I've left a few of the more manky looking apples at the base of the tree to rot down over winter and feed the insects (so therefore the birds) and the soil, and after picking them all I gave the tree the same organic feed to give to the tomatoes, mixed with rain water. That's not a gardening tip - it's really more of a witch thing to want to thank the garden after harvest - but I've always given my trees a feed or a mulch after they've given me fruit, and they've always seemed grateful for it. Just remember if you're mulching a tree - whether that's with cut grass, bark mulch, leaf mold, or manure - not to let the mulch touch the trunk/stem itself.  It'll make the trunk soggy and that could lead to disease or damage. Leave the trunk a little room to breathe, the worms will take the mulch down into the soil for you to release the nutrients around the roots. 

Now is also a good time to check your fruit trees for any signs of damage (when the tree is heavy  with fruit and it's windy you can end up with split or snapped branches) and tend to it now before winter sets in.

It's new moon here (or close enough for my purposes) so I'm going to try planting some peas to see if they'll overwinter. I'm doubtful but I've read up on it and the variety 'Meteor' is supposed to be very hardy, so I'll let you know how it goes.

Happy growing!

Saturday, 21 September 2019

The Hackening



It's been a busy weekend in the garden, tidying things up and trying to ripen fruits before the first frosts, harvesting what we can, and building the big raised bed for next year. I'm super excited to show that to you, it's another garden upcycle and I'm pleased with how it turned out. But it's not quite finished yet, so I'm going to be sharing that one with you next week [edit: find it here!] If you're planning on growing along with me next spring, now is a great time to start thinking about where you're going to plant things, because a little work now will save a lot of work later. We'll talk more about that next week though. 

Despite the growing season starting to wind down, there's still lots to be done in the garden in September. 


Another Tiny Harvest


We've been busy harvesting. Even our toddler was able to help with that, and he really enjoyed pulling up the carrots.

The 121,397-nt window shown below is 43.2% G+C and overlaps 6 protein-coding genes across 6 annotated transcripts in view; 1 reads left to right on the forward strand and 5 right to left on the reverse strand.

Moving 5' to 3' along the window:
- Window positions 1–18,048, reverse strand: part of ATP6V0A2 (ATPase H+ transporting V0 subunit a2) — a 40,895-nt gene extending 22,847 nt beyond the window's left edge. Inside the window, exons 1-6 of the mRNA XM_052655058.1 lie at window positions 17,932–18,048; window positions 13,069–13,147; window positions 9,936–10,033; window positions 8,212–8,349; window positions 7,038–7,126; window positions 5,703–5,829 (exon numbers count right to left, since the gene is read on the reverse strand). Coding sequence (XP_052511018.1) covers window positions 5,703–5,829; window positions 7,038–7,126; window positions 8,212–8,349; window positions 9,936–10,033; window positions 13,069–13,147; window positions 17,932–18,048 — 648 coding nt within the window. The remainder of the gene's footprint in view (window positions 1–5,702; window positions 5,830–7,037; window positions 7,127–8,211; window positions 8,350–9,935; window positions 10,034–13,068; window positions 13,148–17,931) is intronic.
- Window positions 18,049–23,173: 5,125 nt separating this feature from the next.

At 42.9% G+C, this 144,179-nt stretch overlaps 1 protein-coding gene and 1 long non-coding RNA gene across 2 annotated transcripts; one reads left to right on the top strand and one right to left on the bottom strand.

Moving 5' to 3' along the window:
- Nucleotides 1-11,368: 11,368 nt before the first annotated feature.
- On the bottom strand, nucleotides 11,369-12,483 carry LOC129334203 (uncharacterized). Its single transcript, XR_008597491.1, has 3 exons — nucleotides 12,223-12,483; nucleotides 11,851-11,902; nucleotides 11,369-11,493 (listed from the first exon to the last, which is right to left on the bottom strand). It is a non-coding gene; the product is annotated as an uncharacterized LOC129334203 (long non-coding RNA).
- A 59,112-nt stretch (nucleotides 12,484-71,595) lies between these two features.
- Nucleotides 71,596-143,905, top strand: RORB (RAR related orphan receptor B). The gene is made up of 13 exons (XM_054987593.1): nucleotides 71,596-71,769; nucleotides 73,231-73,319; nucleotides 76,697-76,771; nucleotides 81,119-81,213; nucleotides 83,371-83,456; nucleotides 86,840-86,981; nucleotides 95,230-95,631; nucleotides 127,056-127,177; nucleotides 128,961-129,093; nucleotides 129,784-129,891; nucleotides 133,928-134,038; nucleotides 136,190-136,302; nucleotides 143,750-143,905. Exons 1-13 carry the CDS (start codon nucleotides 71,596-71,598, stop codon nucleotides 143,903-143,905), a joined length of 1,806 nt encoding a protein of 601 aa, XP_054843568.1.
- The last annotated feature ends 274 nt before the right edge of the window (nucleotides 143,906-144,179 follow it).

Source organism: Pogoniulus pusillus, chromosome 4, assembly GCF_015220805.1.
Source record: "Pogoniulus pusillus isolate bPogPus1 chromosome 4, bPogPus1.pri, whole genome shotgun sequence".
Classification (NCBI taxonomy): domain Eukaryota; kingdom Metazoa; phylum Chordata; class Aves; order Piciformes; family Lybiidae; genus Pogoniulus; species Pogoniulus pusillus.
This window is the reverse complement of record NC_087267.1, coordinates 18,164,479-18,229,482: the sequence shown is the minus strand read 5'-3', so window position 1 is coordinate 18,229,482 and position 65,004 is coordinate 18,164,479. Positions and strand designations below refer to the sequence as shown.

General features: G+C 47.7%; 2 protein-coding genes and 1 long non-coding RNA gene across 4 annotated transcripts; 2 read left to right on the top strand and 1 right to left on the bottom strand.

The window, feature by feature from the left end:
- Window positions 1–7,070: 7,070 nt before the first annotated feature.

I grew them in a raised bed made from an old drawer this year. It was great in that the fine, less compacted soil prevented forking, and they were ridiculously easy to pull up. I didn't space them brilliantly, and I could've easily grown another row. I'll definitely do them in my raised bed next year, but I'll plant a lot more, and space them more carefully.  We didn't have any signs of carrot fly at all; whether I can attribute that to the fact I didn't bother thinning them, or if the height of the beds helped, or if we just got lucky, I can't say. 

Another job this week was to clear the dead sweetpeas from the cot bed frame and collect their seeds, ready for the overwintering peas to go into that bed next month.  I cut them down with scissors, leaving the roots in place to slowly release nitrogen into the soil over winter, picked off all the brown seedpods, and dumped the trimmings on top of the (now empty) old bookcase beds. I'll be adding some other bits and bobs over the next month or so to help the soil recover and replenish nutrients over winter.  Again I'll talk about that next week, when I show you my new beds, and how to fill them with nutrient rich soil for very little cash.

One of the things I did add though, was tomato leaves. It really pained me because, as you know, I have a fear of pruning, but it needed to be done. 

Tomatoes - The Hackening


The unseasonably warm weather has been great for my tomatoes. They've produced brilliantly despite basically being neglected completely since being planted. They laughed in the face of cane supports and decided to explore the garden instead, rambling off almost as much as the squashes

 They are (or rather, were) still producing flowers even though September is nearly over and the nights are getting cold. The trouble is, the plants are putting so much energy into producing leaves and new flowers and teeny new fruits, they have none left to ripen the green tomatoes already on there, and I'm worried the frosts will arrive before they have a chance to ripen.

You can ripen green tomatoes indoors using a banana or a sunny windowsill, or make green tomato chutney, but they're sweeter if they ripen on the vine and my children will eat them as if they're sweets. So it was time to get over the pruning fear and get them chopped.



By removing most of the leaves, all of the flowers (*sob*) and the tiniest fruits (*further sobs*), the plant will (hopefully!) start putting all of its energy into ripening the fruits it already has so that the seeds mature. The added light to the tomatoes should help too.